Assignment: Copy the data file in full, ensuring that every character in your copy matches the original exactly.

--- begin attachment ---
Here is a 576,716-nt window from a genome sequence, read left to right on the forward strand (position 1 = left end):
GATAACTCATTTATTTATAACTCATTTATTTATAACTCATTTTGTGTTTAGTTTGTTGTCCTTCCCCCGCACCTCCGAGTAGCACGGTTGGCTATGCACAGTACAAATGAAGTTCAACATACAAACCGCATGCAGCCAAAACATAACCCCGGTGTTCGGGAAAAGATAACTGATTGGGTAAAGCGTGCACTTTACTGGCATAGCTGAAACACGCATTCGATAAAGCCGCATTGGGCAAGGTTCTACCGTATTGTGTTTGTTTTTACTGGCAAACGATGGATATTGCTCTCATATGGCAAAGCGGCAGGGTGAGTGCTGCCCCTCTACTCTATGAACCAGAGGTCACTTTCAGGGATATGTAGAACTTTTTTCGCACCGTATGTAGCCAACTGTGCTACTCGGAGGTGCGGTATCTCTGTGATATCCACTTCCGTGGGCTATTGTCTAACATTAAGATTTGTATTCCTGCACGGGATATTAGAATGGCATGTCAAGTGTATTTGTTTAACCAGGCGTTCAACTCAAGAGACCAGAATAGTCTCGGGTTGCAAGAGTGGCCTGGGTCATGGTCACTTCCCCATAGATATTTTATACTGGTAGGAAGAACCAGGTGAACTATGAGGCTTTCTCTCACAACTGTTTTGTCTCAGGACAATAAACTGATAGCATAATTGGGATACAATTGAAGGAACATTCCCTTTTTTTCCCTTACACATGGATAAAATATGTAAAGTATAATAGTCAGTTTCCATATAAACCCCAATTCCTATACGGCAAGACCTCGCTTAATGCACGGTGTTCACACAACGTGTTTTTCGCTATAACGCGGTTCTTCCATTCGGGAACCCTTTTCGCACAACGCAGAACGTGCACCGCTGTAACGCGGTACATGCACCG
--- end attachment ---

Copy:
Here is a 576,716-nt window from a genome sequence, read left to right on the forward strand (position 1 = left end):
GATAACTCATTTATTTATAACTCATTTATTTATAACTCATTTTGTGTTTAGTTTGTTGTCCTTCCCCCGCACCTCCGAGTAGCACGGTTGGCTATGCACAGTACAAATGAAGTTCAACATACAAACCGCATGCAGCCAAAACATAACCCCGGTGTTCGGGAAAAGATAACTGATTGGGTAAAGCGTGCACTTTACTGGCATAGCTGAAACACGCATTCGATAAAGCCGCATTGGGCAAGGTTCTACCGTATTGTGTTTGTTTTTACTGGCAAACGATGGATATTGCTCTCATATGGCAAAGCGGCAGGGTGAGTGCTGCCCCTCTACTCTATGAACCAGAGGTCACTTTCAGGGATATGTAGAACTTTTTTCGCACCGTATGTAGCCAACTGTGCTACTCGGAGGTGCGGTATCTCTGTGATATCCACTTCCGTGGGCTATTGTCTAACATTAAGATTTGTATTCCTGCACGGGATATTAGAATGGCATGTCAAGTGTATTTGTTTAACCAGGCGTTCAACTCAAGAGACCAGAATAGTCTCGGGTTGCAAGAGTGGCCTGGGTCATGGTCACTTCCCCATAGATATTTTATACTGGTAGGAAGAACCAGGTGAACTATGAGGCTTTCTCTCACAACTGTTTTGTCTCAGGACAATAAACTGATAGCATAATTGGGATACAATTGAAGGAACATTCCCTTTTTTTCCCTTACACATGGATAAAATATGTAAAGTATAATAGTCAGTTTCCATATAAACCCCAATTCCTATACGGCAAGACCTCGCTTAATGCACGGTGTTCACACAACGTGTTTTTCGCTATAACGCGGTTCTTCCATTCGGGAACCCTTTTCGCACAACGCAGAACGTGCACCGCTGTAACGCGGTACATGCACCG